IAF airlifts 1701 stranded passengers, 1073 troops
9 February 2008
The Daily Excelsior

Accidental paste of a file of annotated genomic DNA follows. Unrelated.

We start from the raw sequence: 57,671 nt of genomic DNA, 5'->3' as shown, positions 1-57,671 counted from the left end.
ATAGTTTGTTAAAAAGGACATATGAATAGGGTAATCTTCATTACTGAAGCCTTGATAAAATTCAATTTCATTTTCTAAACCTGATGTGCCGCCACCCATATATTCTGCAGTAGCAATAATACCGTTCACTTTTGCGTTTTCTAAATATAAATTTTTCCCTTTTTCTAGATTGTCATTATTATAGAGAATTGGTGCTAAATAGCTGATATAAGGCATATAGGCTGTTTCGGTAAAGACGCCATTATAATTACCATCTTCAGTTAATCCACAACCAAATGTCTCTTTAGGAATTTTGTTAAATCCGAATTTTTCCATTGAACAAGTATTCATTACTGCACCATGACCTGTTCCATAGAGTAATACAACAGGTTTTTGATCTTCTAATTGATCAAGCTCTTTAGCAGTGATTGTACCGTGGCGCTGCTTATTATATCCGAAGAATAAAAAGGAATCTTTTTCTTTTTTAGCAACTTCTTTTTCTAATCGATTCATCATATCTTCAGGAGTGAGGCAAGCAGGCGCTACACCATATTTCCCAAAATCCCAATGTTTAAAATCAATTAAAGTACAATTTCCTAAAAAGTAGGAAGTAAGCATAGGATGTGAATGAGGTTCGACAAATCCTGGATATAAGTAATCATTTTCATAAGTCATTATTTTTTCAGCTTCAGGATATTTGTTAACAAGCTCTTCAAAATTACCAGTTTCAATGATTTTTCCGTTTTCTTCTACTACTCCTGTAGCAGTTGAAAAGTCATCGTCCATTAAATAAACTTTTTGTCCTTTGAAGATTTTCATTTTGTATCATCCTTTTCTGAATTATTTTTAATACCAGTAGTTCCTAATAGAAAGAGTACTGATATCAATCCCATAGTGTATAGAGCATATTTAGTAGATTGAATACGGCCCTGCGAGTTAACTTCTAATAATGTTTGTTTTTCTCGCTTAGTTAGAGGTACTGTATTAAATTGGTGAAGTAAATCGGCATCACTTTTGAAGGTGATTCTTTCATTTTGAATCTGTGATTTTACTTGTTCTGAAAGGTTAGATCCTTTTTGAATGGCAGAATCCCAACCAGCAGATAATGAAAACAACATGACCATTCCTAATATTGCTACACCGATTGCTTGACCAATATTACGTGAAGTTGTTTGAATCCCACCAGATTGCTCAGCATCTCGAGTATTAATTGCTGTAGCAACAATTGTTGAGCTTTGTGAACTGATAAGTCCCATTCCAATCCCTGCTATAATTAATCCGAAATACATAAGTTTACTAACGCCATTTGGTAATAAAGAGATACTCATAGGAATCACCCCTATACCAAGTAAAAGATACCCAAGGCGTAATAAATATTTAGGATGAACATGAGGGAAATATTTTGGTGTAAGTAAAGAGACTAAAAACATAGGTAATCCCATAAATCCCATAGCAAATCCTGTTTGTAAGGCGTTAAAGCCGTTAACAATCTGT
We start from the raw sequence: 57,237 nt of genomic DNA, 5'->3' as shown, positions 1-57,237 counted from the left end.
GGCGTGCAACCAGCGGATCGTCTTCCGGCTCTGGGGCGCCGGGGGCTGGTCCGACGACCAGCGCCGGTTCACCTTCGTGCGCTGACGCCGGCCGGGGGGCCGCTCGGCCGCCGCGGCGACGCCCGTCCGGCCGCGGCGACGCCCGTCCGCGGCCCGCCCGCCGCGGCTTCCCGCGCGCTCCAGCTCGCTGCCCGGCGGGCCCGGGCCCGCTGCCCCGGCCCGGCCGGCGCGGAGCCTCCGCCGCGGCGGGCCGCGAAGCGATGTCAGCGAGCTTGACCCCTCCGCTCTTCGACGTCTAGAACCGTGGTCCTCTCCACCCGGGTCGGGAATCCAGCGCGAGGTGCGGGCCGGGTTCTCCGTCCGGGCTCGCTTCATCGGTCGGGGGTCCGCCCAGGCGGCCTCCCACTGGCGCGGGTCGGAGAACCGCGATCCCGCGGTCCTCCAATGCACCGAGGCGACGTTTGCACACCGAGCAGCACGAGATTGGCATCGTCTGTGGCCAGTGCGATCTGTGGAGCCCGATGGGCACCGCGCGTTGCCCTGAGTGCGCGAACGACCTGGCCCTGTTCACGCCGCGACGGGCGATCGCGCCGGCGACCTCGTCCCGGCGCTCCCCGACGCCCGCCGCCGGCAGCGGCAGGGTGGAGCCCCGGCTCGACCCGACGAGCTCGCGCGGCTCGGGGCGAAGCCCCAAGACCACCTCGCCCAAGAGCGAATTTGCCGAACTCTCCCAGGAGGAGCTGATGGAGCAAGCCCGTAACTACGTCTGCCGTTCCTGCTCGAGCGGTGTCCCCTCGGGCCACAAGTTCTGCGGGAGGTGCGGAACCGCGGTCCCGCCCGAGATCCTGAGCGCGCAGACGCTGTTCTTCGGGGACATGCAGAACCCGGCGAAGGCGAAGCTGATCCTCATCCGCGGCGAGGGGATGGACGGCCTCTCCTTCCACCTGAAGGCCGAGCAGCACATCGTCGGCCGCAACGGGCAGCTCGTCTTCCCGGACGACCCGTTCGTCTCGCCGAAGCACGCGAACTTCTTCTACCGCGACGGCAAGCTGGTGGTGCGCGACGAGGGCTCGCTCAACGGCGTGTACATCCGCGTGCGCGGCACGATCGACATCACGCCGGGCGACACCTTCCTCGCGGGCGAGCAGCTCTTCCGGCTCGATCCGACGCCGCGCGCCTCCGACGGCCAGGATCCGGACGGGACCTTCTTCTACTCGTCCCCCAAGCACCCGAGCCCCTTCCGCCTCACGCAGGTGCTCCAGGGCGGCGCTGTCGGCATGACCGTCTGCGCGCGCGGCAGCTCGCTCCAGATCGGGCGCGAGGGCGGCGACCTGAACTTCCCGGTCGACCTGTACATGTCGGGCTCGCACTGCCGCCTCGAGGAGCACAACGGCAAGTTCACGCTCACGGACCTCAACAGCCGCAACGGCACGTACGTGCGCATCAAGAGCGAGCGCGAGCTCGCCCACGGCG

JAMMU: In a prompt response to the State Government’s request after the unprecedented snowfall, Indian Air Force (IAF) today launched ‘Operation Hamsafar’ and airlifted 1701 stranded passengers and 1073 Army and Para-Military personnel from the twin capital cities and Udhampur. These civilians and the troops were stranded at Jammu, Srinagar and Udhampur for the last six days as massive snowfall and rains blocked the highway connecting twin capital cities at many places. Even on the 7th day today, the highway remained closed for the normal vehicular traffic. However, after hectic efforts, the Border Roads Organisation partially reopened the highway this evening that too for very few stranded light motor vehicles. Defence spokesman said that Indian Air Force (IAF) immediately responded to the request of State Government and launched Operation Hamsafar this morning to provide free air service to the passengers and troops stranded at Jammu, Srinagar and Udhampur. The heavy and medium planes were pressed into service and IL-72 and AN-32 planes conducted several sorties till late tonight from Jammu to Srinagar and vice-versa, he said, adding in these sorties a total of 1456 stranded passengers were airlifted, which included 507 from Jammu to Srinagar and 949 from Srinagar to Jammu. Besides 1456 civilians, 973 military and para-military personnel were also airlifted to and fro twin capital cities, the spokesman further said, adding even the Udhampur base was also put to use for airlifting stranded passengers as well as troops. From Udhampur Air Force Station, 245 civilians and 100 Army personnel were airlifted to Srinagar. He said that if the State Government would request for shifting more stranded passengers the IAF will continue Operation Hamsafar tomorrow also but no such request was made till late this evening. It is worthwhile to mention here that Operation Humsafar was also launched during last year following closure of Jammu-Srinagar National Highway for several days together. This time the stranded passengers were charged Rs 215 by the civil administration so that only genuine persons could avail the benefit of air service. The decision to charge the stranded passenger was taken keeping in the view last year’s experience when several people misused the free air service for joyride, Divisional Commissioner Jammu Sudhanshu Pandey said. 'People should not be in the impression that State Government is getting free service from the IAF', he said and disclosed that Government will have to make payment of crores of rupees to the IAF for airlifting the stranded passengers. He also disclosed that all the 11 persons who were missing even since they had gone to hunting in Bhal Pari area of Bhaderwah on February 4, were rescued by the Doda Police with the assitance of Indian Air Force (IAF) chopper Meanwhile, the highway was partially reopened this evening but only few vehicles were allowed to ply due to extreme slippery conditions. SSP Traffic, National Highway, Danish Rana said that since this morning the Border Roads Organisation (BRO) personnel remained busy in removing accumulated snow and debris from the highway and at around 4.30 pm the highway was restored for one way traffic. Similarly, the Doda-Batote and Doda-Kishtwar roads were also restored and light motor vehicles were allowed to ply. However, the Doda-Bhaderwah road continue to remain closed. 'We initially allowed about 50 light motor vehicles carrying passengers to proceed towards Jawahar Tunnel from Banihal and all safely crossed the tunnel', he said, adding 'later around 80 trucks were allowed from Chanderkote to Banihal'. However, these trucks were not allowed beyond Banihal because of the slippery conditions and the highway was closed at around 6 pm. If the weather remains favourable the trucks carrying essential commodities and passenger vehicles will be allowed to proceed towards Srinagar, Mr Rana said, adding 'the drivers have been advised to drive with utmost precautions keeping in view slippery conditions and threat of avalanches'.